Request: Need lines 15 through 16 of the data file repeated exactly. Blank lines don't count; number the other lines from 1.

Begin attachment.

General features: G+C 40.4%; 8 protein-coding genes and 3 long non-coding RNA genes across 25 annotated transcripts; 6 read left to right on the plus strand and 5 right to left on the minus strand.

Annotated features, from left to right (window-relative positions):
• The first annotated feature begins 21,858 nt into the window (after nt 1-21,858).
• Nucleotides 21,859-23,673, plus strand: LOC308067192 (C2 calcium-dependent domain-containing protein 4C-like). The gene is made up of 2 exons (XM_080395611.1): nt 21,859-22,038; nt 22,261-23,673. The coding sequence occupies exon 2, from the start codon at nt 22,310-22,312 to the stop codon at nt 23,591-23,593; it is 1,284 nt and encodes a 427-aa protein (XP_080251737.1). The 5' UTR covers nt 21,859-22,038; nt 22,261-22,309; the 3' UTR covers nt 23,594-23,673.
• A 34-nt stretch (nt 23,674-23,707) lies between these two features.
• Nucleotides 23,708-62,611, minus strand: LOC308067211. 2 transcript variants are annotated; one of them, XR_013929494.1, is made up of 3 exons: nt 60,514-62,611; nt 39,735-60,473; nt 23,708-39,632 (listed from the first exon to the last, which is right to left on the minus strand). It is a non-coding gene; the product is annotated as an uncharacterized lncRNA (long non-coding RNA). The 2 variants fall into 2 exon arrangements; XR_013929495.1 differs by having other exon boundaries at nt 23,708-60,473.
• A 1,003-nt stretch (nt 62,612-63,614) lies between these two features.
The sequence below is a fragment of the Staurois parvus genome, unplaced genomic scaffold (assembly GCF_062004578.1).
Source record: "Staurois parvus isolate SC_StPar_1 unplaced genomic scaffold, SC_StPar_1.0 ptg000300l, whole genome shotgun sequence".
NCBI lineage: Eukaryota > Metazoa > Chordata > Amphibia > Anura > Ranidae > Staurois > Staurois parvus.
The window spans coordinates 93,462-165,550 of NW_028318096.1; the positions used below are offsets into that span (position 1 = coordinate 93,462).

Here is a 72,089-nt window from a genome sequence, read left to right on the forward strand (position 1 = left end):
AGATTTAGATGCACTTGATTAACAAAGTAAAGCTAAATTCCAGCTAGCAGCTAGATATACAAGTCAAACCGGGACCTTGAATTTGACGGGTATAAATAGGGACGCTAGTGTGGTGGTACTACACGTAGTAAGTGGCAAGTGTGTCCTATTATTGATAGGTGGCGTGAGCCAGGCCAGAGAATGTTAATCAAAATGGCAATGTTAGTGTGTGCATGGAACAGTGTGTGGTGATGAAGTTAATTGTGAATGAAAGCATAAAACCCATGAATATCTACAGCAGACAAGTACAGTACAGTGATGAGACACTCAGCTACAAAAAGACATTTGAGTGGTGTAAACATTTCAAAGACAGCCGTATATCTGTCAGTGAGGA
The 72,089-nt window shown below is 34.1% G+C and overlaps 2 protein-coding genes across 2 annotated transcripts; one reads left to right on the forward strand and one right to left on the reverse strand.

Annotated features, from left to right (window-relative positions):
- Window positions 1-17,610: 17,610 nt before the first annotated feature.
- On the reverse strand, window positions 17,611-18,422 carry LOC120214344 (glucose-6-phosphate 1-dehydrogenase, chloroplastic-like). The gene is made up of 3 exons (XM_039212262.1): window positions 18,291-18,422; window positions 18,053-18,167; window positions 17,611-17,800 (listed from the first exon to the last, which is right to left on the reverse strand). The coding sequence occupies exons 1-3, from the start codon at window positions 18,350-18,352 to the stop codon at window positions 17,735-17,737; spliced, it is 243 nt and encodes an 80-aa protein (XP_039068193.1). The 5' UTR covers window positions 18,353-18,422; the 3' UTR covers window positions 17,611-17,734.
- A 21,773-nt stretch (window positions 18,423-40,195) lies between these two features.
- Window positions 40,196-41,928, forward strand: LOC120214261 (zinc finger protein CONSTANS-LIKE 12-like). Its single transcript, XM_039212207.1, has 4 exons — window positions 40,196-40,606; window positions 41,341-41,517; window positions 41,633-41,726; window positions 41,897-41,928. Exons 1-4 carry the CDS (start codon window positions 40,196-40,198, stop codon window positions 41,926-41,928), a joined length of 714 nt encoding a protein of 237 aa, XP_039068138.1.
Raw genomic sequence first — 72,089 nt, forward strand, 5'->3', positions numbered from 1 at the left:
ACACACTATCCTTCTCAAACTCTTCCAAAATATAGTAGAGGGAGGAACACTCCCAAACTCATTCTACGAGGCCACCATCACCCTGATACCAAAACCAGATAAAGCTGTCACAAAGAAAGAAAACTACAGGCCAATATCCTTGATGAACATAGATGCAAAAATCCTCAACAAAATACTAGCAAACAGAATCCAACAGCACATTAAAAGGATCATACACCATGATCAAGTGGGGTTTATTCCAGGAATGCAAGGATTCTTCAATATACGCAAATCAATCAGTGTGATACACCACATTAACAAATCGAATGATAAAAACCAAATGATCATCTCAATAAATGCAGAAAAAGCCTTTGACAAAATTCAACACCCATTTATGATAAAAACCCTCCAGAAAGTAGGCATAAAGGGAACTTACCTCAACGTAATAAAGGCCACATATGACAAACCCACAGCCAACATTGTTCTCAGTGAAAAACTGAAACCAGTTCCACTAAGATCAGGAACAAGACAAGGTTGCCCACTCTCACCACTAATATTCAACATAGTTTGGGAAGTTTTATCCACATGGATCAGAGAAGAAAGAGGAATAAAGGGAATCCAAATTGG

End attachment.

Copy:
Annotated features, from left to right (window-relative positions):
- Window positions 1-17,610: 17,610 nt before the first annotated feature.